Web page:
Nineteen-year-old James Charles has already established an impressive career as a beauty influencer.

After starting his YouTube channel in 2015, Charles has accumulated over 8.7 million subscribers on the video platform — he also has 8.4 million Instagram followers. His viral content eschews the usual makeup tutorials and product reviews in favor of completed beauty looks and humorous lifestyle videos. This content style helped earn him a sponsorship with CoverGirl as their first male ambassador in 2016. Since, he’s been beefing up his offline presence with a live makeup tutorial tour in Australia in August, and he’ll be announcing a handful of new brand collaborations over the next few months.

Charles shared with Glossy his thoughts on the emerging male-beauty trend, as well as the problems within the current influencer economy and solutions for improving them.

Why do you think the male-beauty movement has become more mainstream?
Men’s makeup [has become] a worldwide phenomenon, which is so exciting, because men have been wearing makeup since the beginning of time. Social media has really skyrocketed the acceptance level. So many young kids are seeing that it’s fun and OK to be yourself, to play with makeup and use it as an art form.

How do you see the current influencer economy changing or evolving?
I think it’s a wonderful [economic] system, but it’s also a broken system that has a lot of things that could be changed. There’s no specific set [price for sponsorships], and I think [there] should be — brands should be doing their proper research on influencers that are doing really well right now and have high engagement and can offer strong ROI. I think a lot of influencer rates have been diluted by either poorly chosen brand-influencer relationships that weren’t able to provide a return or influencers that were being greedy and lying about their rate. Everyone needs to be more transparent around what they are able to provide and, at the same time, know their value — [influencers] shouldn’t undervalue themselves because, with the right brand-influencer partnerships, millions of dollars of sales can be done within a few days.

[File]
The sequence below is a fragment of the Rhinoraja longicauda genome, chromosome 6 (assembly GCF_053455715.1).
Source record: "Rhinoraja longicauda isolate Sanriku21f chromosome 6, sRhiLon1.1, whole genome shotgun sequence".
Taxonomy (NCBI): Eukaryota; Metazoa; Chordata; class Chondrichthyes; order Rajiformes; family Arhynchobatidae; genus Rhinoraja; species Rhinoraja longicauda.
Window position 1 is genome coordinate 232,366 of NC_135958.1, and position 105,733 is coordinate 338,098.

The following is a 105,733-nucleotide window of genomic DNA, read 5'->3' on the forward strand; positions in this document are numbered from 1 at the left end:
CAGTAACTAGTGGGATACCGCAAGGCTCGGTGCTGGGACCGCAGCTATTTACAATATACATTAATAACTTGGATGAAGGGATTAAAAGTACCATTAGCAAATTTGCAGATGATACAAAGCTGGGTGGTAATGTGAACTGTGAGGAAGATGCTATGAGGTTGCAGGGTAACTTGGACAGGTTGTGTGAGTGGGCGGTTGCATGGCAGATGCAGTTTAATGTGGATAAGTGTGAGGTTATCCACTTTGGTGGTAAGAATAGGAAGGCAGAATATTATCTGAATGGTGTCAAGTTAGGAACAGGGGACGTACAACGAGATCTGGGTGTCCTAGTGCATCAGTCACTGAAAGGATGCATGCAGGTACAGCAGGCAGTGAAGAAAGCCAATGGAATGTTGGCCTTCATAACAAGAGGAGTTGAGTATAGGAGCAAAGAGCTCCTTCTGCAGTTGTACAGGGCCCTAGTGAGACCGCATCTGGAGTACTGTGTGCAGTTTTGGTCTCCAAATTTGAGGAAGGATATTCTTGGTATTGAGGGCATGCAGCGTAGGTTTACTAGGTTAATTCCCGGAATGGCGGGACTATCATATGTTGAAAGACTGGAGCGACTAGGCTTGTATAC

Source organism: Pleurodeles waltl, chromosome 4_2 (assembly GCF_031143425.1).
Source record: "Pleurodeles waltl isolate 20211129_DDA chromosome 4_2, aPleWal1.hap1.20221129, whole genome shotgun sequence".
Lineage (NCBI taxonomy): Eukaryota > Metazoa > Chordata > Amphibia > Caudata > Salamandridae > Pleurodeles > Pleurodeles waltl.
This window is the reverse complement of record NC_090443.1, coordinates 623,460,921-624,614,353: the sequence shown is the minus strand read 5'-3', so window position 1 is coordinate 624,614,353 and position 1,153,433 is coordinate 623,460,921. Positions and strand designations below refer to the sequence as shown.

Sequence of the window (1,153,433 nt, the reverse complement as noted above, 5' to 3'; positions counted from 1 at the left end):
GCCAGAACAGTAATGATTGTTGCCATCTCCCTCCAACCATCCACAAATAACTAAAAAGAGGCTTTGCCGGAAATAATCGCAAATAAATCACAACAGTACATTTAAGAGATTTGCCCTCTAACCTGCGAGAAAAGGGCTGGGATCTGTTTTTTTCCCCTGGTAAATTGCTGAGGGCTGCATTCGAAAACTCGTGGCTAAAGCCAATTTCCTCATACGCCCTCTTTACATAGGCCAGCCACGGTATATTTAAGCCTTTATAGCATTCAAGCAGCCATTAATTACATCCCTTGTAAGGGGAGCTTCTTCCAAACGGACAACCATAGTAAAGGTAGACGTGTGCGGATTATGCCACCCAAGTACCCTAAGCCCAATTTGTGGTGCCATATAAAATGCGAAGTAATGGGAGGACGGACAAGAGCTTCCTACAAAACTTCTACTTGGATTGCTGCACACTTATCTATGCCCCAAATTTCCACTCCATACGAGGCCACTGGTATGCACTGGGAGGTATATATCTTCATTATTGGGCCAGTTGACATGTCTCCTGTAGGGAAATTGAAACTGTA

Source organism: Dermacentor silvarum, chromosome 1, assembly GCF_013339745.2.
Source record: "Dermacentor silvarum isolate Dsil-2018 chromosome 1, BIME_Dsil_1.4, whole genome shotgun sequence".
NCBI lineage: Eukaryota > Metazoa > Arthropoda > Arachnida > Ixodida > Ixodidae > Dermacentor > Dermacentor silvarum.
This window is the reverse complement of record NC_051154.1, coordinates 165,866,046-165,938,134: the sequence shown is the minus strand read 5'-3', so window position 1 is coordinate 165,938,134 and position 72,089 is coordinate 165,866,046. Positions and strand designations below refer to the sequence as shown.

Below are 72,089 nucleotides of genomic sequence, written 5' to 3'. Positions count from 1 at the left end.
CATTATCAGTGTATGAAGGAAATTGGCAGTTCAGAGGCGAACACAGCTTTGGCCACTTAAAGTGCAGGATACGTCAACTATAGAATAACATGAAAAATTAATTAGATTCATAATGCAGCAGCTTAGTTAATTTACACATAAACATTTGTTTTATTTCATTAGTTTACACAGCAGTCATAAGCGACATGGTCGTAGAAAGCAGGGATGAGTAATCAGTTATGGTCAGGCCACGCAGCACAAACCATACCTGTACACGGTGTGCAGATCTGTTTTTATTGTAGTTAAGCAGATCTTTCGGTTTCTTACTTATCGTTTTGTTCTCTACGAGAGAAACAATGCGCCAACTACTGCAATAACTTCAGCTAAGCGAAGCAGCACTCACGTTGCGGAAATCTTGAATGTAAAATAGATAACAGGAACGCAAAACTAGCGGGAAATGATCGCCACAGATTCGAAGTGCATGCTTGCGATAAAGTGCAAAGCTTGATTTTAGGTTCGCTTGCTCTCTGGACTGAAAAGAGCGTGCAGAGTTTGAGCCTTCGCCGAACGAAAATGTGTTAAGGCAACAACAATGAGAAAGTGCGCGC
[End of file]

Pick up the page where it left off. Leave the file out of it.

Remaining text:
What are some of the other pain points within the influencer economy right now?
One of the main issues with the model is that brands are trying to take traditional media models and apply them to the influencer space, which doesn’t work out. They want everyone to be on [their] perfect behavior, with perfect work schedules and work all day long and put out constant content as if they have a huge production team or network behind them. The reality is that a lot of influencers are their own production team. At the same time, a lot of consumers discredit that job by saying, ‘It’s not a real job; you shouldn’t be making any money at all.'”

If you narrow it down, there aren’t a lot of differences between celebrity marketing and influencer marketing. The only difference is the stereotypes — when it comes to status, the money isn’t the same, and that’s where a lot of problems fall within the marketing space.

So should influencer marketing be treated like celebrity marketing? How do you think a sense of legitimacy can be brought to the space?
Launching ambassadorship programs, which are just like what [brands do with] traditional media celebrities, is the exact way to [do] that. Those are the types of deals my team is actively working on, so I hope to a be a frontrunner in that space. Hopefully, [longer term, more traditional ambassadorships] will take scrutinization off of the influencer space, so we can be taken more seriously.